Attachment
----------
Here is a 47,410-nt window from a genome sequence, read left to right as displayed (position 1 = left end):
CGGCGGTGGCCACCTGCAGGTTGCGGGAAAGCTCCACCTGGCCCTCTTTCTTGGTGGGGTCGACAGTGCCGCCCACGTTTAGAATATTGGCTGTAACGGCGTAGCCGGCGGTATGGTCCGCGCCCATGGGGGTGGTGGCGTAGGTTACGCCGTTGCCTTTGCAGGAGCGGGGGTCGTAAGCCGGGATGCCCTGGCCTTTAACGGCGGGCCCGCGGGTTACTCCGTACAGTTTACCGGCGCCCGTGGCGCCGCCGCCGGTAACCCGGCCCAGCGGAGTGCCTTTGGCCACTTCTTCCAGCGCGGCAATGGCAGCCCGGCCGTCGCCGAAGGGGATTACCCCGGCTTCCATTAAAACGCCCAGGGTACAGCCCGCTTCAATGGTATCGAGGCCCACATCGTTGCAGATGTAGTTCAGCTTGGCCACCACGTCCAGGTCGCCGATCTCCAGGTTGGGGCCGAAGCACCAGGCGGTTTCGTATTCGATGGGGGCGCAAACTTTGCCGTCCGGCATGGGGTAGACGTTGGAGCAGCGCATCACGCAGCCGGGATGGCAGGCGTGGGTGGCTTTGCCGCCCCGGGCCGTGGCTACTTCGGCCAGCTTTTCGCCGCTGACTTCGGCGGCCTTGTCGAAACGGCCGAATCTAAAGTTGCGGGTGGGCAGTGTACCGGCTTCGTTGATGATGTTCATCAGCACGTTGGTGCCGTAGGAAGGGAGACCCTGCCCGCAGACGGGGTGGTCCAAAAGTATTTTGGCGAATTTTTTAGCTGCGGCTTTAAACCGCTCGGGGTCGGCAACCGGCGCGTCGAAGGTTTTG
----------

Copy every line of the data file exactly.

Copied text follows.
Here is a 47,410-nt window from a genome sequence, read left to right as displayed (position 1 = left end):
CGGCGGTGGCCACCTGCAGGTTGCGGGAAAGCTCCACCTGGCCCTCTTTCTTGGTGGGGTCGACAGTGCCGCCCACGTTTAGAATATTGGCTGTAACGGCGTAGCCGGCGGTATGGTCCGCGCCCATGGGGGTGGTGGCGTAGGTTACGCCGTTGCCTTTGCAGGAGCGGGGGTCGTAAGCCGGGATGCCCTGGCCTTTAACGGCGGGCCCGCGGGTTACTCCGTACAGTTTACCGGCGCCCGTGGCGCCGCCGCCGGTAACCCGGCCCAGCGGAGTGCCTTTGGCCACTTCTTCCAGCGCGGCAATGGCAGCCCGGCCGTCGCCGAAGGGGATTACCCCGGCTTCCATTAAAACGCCCAGGGTACAGCCCGCTTCAATGGTATCGAGGCCCACATCGTTGCAGATGTAGTTCAGCTTGGCCACCACGTCCAGGTCGCCGATCTCCAGGTTGGGGCCGAAGCACCAGGCGGTTTCGTATTCGATGGGGGCGCAAACTTTGCCGTCCGGCATGGGGTAGACGTTGGAGCAGCGCATCACGCAGCCGGGATGGCAGGCGTGGGTGGCTTTGCCGCCCCGGGCCGTGGCTACTTCGGCCAGCTTTTCGCCGCTGACTTCGGCGGCCTTGTCGAAACGGCCGAATCTAAAGTTGCGGGTGGGCAGTGTACCGGCTTCGTTGATGATGTTCATCAGCACGTTGGTGCCGTAGGAAGGGAGACCCTGCCCGCAGACGGGGTGGTCCAAAAGTATTTTGGCGAATTTTTTAGCTGCGGCTTTAAACCGCTCGGGGTCGGCAACCGGCGCGTCGAAGGTTTTG